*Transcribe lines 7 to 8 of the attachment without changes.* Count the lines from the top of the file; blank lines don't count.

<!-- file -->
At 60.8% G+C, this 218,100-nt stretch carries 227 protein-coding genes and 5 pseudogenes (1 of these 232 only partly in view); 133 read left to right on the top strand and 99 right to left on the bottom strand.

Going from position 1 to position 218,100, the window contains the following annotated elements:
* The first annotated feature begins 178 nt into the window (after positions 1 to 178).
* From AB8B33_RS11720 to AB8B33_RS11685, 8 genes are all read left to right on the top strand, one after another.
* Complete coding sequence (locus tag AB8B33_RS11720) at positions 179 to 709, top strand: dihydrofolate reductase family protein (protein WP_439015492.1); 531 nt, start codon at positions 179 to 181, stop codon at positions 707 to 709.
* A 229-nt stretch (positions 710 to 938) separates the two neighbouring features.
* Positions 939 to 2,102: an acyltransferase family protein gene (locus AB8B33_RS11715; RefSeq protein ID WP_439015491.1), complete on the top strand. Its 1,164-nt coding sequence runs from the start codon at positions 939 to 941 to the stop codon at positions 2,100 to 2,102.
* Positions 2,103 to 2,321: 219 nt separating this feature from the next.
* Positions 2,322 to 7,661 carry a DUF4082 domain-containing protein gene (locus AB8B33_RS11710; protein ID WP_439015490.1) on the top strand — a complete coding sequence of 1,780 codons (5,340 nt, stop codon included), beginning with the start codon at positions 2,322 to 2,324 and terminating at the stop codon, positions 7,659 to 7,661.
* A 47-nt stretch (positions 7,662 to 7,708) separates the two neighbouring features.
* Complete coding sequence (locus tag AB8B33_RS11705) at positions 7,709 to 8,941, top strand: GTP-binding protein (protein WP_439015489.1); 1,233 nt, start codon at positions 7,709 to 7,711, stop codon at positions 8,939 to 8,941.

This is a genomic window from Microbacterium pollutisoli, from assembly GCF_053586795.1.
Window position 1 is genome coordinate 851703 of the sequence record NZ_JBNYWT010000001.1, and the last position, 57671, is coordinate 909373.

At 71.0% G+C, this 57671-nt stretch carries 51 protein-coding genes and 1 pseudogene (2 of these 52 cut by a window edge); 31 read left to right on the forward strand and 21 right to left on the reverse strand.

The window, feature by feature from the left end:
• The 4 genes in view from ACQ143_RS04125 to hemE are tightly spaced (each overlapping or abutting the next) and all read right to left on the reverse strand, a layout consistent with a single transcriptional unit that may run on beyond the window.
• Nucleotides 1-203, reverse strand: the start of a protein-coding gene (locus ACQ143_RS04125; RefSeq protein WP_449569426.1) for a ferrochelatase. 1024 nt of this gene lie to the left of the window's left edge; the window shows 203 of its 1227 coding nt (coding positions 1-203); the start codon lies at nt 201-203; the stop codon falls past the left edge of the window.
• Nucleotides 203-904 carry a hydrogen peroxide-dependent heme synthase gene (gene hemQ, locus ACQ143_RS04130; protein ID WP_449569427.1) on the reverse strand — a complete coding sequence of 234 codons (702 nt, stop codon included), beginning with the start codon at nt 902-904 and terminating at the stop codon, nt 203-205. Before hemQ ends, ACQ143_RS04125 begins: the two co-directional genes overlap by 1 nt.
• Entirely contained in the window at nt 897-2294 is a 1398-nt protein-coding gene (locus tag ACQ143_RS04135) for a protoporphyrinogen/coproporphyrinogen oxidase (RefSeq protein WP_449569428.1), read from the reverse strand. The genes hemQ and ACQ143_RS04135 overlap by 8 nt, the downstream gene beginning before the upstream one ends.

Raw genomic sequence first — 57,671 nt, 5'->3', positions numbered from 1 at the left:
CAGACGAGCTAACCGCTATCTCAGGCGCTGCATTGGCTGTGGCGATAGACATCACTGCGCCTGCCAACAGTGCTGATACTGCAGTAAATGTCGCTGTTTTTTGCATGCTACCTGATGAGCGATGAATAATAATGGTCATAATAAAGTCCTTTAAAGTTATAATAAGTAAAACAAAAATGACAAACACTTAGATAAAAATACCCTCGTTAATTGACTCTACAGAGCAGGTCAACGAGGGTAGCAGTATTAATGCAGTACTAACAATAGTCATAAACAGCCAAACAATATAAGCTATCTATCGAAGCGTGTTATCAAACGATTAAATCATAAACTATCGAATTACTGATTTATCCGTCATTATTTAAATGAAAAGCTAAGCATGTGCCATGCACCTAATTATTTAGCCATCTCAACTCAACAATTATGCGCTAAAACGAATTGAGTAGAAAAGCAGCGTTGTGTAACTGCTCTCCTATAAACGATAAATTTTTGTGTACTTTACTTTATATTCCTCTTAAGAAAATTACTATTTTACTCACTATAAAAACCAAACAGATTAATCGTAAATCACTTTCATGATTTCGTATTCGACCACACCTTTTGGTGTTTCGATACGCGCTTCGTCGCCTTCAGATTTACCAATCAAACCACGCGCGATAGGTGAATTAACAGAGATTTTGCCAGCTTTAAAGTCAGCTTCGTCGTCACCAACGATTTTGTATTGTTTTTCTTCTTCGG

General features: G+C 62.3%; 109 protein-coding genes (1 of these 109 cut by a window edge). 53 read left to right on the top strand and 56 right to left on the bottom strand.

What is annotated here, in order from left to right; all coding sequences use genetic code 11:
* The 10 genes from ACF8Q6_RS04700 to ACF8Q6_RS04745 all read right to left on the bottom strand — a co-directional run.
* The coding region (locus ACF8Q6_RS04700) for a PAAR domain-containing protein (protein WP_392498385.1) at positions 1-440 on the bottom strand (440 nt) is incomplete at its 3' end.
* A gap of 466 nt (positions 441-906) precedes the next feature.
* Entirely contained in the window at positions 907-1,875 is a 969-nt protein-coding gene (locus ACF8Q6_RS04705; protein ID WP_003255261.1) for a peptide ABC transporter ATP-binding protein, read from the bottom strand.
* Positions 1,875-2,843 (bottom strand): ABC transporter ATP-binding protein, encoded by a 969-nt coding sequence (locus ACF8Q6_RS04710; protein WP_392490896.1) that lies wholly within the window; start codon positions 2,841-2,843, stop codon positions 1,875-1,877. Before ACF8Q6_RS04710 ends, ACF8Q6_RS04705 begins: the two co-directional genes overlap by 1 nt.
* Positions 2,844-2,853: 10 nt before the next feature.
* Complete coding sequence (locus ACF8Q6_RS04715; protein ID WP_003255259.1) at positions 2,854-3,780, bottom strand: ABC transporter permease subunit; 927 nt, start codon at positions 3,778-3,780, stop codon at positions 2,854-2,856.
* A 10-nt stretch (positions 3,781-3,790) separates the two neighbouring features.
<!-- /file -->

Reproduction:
* Positions 939 to 2,102: an acyltransferase family protein gene (locus AB8B33_RS11715; RefSeq protein ID WP_439015491.1), complete on the top strand. Its 1,164-nt coding sequence runs from the start codon at positions 939 to 941 to the stop codon at positions 2,100 to 2,102.
* Positions 2,103 to 2,321: 219 nt separating this feature from the next.